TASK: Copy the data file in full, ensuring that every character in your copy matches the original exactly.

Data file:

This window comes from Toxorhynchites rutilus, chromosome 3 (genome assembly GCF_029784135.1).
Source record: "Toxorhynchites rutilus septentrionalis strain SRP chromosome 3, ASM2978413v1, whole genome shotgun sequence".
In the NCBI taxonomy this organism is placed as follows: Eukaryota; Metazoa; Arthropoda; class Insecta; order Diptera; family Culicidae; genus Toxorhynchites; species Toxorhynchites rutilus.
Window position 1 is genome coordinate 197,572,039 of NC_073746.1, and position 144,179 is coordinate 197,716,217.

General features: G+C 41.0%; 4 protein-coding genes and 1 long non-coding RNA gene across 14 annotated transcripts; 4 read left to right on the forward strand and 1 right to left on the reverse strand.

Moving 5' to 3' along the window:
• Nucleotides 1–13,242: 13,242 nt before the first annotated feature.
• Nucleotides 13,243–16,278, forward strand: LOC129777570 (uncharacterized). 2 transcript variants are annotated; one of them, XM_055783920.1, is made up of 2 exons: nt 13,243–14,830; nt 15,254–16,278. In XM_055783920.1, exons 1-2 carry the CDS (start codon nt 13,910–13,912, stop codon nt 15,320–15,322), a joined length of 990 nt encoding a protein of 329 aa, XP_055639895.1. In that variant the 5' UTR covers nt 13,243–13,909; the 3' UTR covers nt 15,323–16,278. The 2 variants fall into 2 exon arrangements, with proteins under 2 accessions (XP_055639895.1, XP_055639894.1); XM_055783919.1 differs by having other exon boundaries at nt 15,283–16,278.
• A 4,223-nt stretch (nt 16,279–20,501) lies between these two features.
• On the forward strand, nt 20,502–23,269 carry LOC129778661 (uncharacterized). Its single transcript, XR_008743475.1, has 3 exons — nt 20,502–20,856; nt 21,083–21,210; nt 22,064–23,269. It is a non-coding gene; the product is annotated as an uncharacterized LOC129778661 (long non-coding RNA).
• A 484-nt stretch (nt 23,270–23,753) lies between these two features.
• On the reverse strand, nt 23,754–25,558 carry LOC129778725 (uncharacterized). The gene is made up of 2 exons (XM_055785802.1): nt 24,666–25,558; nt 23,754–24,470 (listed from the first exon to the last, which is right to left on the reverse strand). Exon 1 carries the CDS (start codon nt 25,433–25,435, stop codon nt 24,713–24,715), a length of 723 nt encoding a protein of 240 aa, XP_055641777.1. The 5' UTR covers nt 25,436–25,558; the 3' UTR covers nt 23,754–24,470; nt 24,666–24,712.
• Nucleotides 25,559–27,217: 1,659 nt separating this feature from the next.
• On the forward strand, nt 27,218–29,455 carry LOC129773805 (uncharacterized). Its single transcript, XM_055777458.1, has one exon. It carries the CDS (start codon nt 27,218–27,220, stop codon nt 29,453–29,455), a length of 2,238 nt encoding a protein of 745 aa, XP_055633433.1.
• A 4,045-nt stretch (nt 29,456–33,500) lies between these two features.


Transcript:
This window comes from Toxorhynchites rutilus, chromosome 3 (genome assembly GCF_029784135.1).
Source record: "Toxorhynchites rutilus septentrionalis strain SRP chromosome 3, ASM2978413v1, whole genome shotgun sequence".
In the NCBI taxonomy this organism is placed as follows: Eukaryota; Metazoa; Arthropoda; class Insecta; order Diptera; family Culicidae; genus Toxorhynchites; species Toxorhynchites rutilus.
Window position 1 is genome coordinate 197,572,039 of NC_073746.1, and position 144,179 is coordinate 197,716,217.

General features: G+C 41.0%; 4 protein-coding genes and 1 long non-coding RNA gene across 14 annotated transcripts; 4 read left to right on the forward strand and 1 right to left on the reverse strand.

Moving 5' to 3' along the window:
• Nucleotides 1–13,242: 13,242 nt before the first annotated feature.
• Nucleotides 13,243–16,278, forward strand: LOC129777570 (uncharacterized). 2 transcript variants are annotated; one of them, XM_055783920.1, is made up of 2 exons: nt 13,243–14,830; nt 15,254–16,278. In XM_055783920.1, exons 1-2 carry the CDS (start codon nt 13,910–13,912, stop codon nt 15,320–15,322), a joined length of 990 nt encoding a protein of 329 aa, XP_055639895.1. In that variant the 5' UTR covers nt 13,243–13,909; the 3' UTR covers nt 15,323–16,278. The 2 variants fall into 2 exon arrangements, with proteins under 2 accessions (XP_055639895.1, XP_055639894.1); XM_055783919.1 differs by having other exon boundaries at nt 15,283–16,278.
• A 4,223-nt stretch (nt 16,279–20,501) lies between these two features.
• On the forward strand, nt 20,502–23,269 carry LOC129778661 (uncharacterized). Its single transcript, XR_008743475.1, has 3 exons — nt 20,502–20,856; nt 21,083–21,210; nt 22,064–23,269. It is a non-coding gene; the product is annotated as an uncharacterized LOC129778661 (long non-coding RNA).
• A 484-nt stretch (nt 23,270–23,753) lies between these two features.
• On the reverse strand, nt 23,754–25,558 carry LOC129778725 (uncharacterized). The gene is made up of 2 exons (XM_055785802.1): nt 24,666–25,558; nt 23,754–24,470 (listed from the first exon to the last, which is right to left on the reverse strand). Exon 1 carries the CDS (start codon nt 25,433–25,435, stop codon nt 24,713–24,715), a length of 723 nt encoding a protein of 240 aa, XP_055641777.1. The 5' UTR covers nt 25,436–25,558; the 3' UTR covers nt 23,754–24,470; nt 24,666–24,712.
• Nucleotides 25,559–27,217: 1,659 nt separating this feature from the next.
• On the forward strand, nt 27,218–29,455 carry LOC129773805 (uncharacterized). Its single transcript, XM_055777458.1, has one exon. It carries the CDS (start codon nt 27,218–27,220, stop codon nt 29,453–29,455), a length of 2,238 nt encoding a protein of 745 aa, XP_055633433.1.
• A 4,045-nt stretch (nt 29,456–33,500) lies between these two features.